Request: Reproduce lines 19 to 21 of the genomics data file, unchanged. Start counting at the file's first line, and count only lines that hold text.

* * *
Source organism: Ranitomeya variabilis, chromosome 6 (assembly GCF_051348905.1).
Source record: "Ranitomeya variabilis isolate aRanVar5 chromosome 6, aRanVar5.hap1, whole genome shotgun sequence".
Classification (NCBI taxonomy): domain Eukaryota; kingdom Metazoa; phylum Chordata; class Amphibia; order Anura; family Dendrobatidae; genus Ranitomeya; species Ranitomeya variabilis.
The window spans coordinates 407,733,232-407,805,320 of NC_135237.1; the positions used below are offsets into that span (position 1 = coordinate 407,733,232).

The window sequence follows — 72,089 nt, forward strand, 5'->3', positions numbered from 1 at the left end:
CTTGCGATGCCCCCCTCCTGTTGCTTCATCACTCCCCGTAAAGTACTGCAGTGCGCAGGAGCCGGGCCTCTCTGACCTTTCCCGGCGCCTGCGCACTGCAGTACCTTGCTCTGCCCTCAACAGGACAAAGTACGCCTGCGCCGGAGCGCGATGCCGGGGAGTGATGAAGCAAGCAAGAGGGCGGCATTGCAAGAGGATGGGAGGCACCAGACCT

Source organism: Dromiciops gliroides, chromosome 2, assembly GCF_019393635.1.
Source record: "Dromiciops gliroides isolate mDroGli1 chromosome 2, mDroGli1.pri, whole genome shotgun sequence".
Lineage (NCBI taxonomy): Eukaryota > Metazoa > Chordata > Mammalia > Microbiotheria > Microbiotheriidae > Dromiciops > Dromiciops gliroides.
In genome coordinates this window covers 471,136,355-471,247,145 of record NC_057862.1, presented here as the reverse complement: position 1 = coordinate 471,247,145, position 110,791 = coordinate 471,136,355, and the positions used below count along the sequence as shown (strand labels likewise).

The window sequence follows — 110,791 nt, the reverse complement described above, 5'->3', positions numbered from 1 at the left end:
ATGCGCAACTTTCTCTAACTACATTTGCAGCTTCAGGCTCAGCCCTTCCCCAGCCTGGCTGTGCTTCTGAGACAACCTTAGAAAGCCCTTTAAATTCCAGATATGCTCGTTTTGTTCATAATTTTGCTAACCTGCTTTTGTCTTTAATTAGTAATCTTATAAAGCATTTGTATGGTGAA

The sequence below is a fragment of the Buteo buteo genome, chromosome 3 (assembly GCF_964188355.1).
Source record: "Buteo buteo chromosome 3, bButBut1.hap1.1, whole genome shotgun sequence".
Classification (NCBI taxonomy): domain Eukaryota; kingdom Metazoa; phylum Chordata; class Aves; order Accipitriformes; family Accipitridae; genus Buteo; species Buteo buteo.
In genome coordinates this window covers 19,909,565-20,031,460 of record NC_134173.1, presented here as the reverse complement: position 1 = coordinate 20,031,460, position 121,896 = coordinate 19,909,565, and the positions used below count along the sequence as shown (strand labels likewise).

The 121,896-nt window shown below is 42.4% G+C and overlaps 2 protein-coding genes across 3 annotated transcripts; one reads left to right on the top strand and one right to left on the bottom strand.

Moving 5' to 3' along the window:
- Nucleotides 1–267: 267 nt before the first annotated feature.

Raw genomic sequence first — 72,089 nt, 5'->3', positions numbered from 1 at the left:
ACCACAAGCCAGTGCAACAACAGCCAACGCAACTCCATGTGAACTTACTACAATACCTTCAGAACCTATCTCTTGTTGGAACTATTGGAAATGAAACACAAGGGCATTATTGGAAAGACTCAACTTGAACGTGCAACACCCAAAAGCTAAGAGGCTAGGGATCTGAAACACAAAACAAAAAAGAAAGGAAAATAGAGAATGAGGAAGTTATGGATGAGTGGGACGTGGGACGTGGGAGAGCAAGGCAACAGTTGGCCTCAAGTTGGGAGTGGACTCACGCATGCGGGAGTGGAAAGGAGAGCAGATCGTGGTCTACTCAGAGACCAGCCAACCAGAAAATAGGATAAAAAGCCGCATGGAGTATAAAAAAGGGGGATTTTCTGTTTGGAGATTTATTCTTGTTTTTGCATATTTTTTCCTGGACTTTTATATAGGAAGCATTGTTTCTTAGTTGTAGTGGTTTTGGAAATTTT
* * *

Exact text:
- Nucleotides 1–267: 267 nt before the first annotated feature.

Raw genomic sequence first — 72,089 nt, 5'->3', positions numbered from 1 at the left:
ACCACAAGCCAGTGCAACAACAGCCAACGCAACTCCATGTGAACTTACTACAATACCTTCAGAACCTATCTCTTGTTGGAACTATTGGAAATGAAACACAAGGGCATTATTGGAAAGACTCAACTTGAACGTGCAACACCCAAAAGCTAAGAGGCTAGGGATCTGAAACACAAAACAAAAAAGAAAGGAAAATAGAGAATGAGGAAGTTATGGATGAGTGGGACGTGGGACGTGGGAGAGCAAGGCAACAGTTGGCCTCAAGTTGGGAGTGGACTCACGCATGCGGGAGTGGAAAGGAGAGCAGATCGTGGTCTACTCAGAGACCAGCCAACCAGAAAATAGGATAAAAAGCCGCATGGAGTATAAAAAAGGGGGATTTTCTGTTTGGAGATTTATTCTTGTTTTTGCATATTTTTTCCTGGACTTTTATATAGGAAGCATTGTTTCTTAGTTGTAGTGGTTTTGGAAATTTT